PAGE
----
A new study shows that the mental health of Vietnamese refugees in Australia is good, despite any trauma they may have suffered from war and displacement. But a small minority of refugees still suffers some emotional anguish.
The 1975 communist victory in Vietnam caused 1.5 million Vietnamese to flee to the west.
Past studies of refugees from Vietnam or other nations have shown high levels of stress and psychiatric disorders. But those measured the refugees' emotional state soon after they had experienced trauma and displacement, and while they were living in abnormal conditions in refugee camps or had just resettled in an unfamiliar country.
But do such emotional disorders persist? That is a key question in the psychology of mass trauma victims. Now, new research in the journal The Lancet helps answer that question. It shows that Vietnamese refugees who have lived in Australia an average of about 11 years are generally mentally healthy.
"The overall story of the adaptation in the Vietnamese community is a very good picture," Mr. Steele said.
University of New South Wales psychologist Zachary Steele says that, in fact, the refugees are mentally better off as a group, than the general Australian population.
He and colleagues surveyed nearly 1,200 adult refugees, using the questions and techniques of an earlier national mental health survey. They found that eight percent of the Vietnamese reported suffering a mental disorder such as depression or anxiety in the previous year compared to 20 percent of the broader population.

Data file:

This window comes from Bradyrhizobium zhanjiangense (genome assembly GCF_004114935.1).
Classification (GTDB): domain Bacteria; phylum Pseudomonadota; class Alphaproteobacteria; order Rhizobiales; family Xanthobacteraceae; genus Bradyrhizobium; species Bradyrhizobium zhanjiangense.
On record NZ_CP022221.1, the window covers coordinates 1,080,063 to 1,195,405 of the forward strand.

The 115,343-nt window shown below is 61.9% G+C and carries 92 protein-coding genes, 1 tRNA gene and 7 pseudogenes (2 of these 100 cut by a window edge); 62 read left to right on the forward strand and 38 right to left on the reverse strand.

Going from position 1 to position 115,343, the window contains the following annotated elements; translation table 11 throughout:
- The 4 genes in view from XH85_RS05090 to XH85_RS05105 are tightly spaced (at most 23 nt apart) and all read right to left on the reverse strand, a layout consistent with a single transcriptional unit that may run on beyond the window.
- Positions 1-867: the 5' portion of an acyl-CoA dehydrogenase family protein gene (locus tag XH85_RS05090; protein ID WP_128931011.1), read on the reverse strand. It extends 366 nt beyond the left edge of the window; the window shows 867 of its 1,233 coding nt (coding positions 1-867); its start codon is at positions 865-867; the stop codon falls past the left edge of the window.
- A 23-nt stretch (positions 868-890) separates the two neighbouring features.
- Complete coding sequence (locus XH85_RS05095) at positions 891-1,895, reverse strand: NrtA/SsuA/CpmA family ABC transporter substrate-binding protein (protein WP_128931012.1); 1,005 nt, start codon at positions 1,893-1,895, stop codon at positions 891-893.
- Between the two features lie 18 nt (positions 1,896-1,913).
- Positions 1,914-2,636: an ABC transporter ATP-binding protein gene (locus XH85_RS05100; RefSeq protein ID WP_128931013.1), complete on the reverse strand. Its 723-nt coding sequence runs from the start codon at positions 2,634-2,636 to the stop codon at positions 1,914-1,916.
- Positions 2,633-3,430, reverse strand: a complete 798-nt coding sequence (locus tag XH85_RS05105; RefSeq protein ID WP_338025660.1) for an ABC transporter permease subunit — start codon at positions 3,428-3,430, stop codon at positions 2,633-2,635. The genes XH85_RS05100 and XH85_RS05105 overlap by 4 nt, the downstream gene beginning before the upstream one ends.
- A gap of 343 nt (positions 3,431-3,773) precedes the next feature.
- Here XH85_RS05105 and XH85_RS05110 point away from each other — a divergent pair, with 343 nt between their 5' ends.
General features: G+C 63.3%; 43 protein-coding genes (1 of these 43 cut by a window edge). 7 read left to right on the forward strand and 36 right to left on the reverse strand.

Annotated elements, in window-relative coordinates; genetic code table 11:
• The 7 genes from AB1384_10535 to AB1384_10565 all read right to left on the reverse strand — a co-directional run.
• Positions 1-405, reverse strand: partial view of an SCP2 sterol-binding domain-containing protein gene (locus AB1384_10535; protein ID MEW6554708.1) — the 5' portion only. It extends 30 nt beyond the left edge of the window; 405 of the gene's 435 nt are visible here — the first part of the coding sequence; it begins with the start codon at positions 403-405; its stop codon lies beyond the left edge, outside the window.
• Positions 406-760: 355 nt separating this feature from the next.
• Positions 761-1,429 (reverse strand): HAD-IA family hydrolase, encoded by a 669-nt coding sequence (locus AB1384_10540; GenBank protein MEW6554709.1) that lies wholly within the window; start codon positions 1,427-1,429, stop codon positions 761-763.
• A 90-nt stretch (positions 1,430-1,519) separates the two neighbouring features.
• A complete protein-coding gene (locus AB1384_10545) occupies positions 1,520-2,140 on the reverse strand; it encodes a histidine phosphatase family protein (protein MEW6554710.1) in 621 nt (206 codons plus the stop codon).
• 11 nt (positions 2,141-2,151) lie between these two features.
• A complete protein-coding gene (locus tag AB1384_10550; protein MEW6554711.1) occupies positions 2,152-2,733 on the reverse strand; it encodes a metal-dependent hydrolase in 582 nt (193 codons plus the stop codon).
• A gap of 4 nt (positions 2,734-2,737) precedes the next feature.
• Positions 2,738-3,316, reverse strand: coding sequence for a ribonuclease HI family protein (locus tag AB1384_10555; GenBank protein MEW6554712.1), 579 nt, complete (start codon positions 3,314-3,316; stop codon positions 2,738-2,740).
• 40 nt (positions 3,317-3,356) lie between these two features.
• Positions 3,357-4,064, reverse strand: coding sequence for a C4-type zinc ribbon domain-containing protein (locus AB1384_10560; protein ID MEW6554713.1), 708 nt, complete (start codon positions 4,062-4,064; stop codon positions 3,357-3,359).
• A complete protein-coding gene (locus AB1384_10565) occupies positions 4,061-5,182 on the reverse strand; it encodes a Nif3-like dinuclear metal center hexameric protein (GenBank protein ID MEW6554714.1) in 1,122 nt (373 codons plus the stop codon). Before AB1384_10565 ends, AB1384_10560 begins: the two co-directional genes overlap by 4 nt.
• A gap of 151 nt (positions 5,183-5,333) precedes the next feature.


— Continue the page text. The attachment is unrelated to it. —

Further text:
"It's difficult to know whether it's something about Asian culture or the Asian population or in our case, it may just be that refugees are extremely resilient as individuals," Mr. Steele said.
Nevertheless, the Australian scientists found a subgroup of Vietnamese refugees with a high degree of mental distress, generally those who had suffered the most trauma. Mr. Steele says the finding is important because some experts have argued that the effects of mass trauma and the need for special psychiatric services have been overstated.
"What our research suggests is that in the majority of cases, that will resolve naturally across the course of time, he said. "But there still is a group of individuals who have been exposed to severe trauma who will develop chronic psychiatric conditions. So there needs to be the provision of specialist torture and trauma services for those individuals."
Mr. Steele said Australia has established such centers in each state. He argues that his findings can help guide Western societies and aid organizations when dealing with post-conflict societies.